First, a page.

Building a Coalition
Sears said the path is clear: “If LGBTQ+ people feel safe and protected, then they can work and build families. Economies need people who can work and build families.”
The concern goes beyond the LGBTQ+ population as allyship intensifies. The index argues friends and family members of LGBTQ+ people are using their buying power to make their allyship known, as 40% of shoppers said they would change brands depending on a brand’s position on inclusion.
For example, Sears said many straight parents with gay kids don’t want to live in Florida anymore after Gov. Ron DeSantis signed a “Don’t Say Gay” law.
“States that are anti-LGBTQ+ are anti-innovation and anti-progressive,” Sears said.
Sears said companies who are allies need to ban together. In Ohio, business leaders have heard the cry and assembled through Ohio Business Competes, a nonpartisan coalition of over 1,200 businesses committed to achieving non-discrimination policies. The coalition has been an advocate for the Ohio Fairness Act.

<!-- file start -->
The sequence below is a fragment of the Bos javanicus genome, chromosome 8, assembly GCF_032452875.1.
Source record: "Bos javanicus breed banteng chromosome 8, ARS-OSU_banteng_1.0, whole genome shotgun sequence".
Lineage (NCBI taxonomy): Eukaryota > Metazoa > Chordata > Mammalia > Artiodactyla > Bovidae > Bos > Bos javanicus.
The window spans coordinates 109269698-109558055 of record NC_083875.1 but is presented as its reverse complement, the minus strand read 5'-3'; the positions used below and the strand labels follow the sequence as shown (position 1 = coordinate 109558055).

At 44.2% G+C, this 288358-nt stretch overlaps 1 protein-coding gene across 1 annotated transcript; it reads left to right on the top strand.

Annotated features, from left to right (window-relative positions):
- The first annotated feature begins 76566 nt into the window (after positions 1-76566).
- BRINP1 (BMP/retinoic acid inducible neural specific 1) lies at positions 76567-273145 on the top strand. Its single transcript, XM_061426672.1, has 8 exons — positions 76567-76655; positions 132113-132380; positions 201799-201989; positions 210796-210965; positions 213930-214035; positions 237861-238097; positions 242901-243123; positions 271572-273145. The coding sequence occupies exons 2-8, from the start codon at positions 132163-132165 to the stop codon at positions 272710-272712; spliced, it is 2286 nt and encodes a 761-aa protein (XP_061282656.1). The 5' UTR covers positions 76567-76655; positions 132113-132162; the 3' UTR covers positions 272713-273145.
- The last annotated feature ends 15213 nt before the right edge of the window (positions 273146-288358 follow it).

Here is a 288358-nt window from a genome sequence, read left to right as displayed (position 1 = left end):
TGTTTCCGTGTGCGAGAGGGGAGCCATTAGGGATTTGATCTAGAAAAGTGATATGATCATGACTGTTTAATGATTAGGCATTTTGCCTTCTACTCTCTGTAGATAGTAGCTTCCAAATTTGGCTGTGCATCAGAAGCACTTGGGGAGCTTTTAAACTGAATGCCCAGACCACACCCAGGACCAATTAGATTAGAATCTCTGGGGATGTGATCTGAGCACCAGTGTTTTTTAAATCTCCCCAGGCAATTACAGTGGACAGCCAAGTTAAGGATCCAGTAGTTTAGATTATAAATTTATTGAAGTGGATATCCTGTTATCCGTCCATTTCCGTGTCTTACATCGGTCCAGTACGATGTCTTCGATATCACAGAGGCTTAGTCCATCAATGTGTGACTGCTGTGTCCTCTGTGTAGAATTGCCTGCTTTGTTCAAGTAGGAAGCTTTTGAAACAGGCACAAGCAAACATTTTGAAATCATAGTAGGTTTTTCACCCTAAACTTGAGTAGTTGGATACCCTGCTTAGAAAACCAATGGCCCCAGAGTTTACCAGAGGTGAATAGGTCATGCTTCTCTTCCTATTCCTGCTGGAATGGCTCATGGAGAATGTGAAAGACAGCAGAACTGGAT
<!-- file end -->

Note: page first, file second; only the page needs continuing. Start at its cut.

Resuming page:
“Why are our leaders closing their ears to what is the clear and easy path forward that will help us both do the right thing, but also be economically more viable as we compete for businesses to invest here?” Jochum said.
Jochum has seen Ohio businesses work to make inclusive workspaces for many years because they know that’s how their talent is seen, thrives, is productive, and is valued by workplace culture. That is why she said she believes Ohio can be a welcoming and affirming state. Further, she called on business leaders to focus energy on advancing Ohio forward by ensuring their businesses are active in advocacy and part of coalitions like Ohio Business Competes while telling legislators that Ohio is suffering.
“Be part of that echo chamber around our legislators to help give them the political courage to do what we know Ohio needs them to do for our economy,” Jochum said.